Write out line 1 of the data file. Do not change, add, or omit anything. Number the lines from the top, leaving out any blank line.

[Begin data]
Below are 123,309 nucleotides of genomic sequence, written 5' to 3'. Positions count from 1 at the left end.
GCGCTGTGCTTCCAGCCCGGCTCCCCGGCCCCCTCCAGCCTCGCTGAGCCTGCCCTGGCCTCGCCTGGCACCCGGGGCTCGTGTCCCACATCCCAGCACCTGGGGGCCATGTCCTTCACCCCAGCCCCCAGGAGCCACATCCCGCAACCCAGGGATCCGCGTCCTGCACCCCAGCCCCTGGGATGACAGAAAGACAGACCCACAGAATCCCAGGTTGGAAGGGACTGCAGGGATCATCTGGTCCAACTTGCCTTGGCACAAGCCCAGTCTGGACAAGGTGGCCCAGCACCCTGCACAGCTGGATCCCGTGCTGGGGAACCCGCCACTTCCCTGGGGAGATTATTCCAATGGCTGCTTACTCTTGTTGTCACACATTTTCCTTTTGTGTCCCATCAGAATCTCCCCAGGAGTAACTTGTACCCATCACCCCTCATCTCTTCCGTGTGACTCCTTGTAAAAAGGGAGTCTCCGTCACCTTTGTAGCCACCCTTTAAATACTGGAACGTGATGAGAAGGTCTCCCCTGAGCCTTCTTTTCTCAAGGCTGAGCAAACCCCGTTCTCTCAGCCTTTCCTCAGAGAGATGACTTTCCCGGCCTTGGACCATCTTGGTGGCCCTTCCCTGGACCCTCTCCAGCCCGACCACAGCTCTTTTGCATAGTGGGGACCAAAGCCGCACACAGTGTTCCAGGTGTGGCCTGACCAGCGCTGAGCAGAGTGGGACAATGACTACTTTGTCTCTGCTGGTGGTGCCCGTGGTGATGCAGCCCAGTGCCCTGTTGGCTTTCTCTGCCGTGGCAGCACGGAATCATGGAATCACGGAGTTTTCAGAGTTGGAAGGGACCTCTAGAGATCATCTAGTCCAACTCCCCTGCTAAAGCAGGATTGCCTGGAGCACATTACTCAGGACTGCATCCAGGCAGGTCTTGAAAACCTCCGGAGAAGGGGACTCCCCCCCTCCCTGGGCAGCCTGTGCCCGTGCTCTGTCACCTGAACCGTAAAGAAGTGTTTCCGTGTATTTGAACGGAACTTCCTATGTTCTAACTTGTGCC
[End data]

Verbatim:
Below are 123,309 nucleotides of genomic sequence, written 5' to 3'. Positions count from 1 at the left end.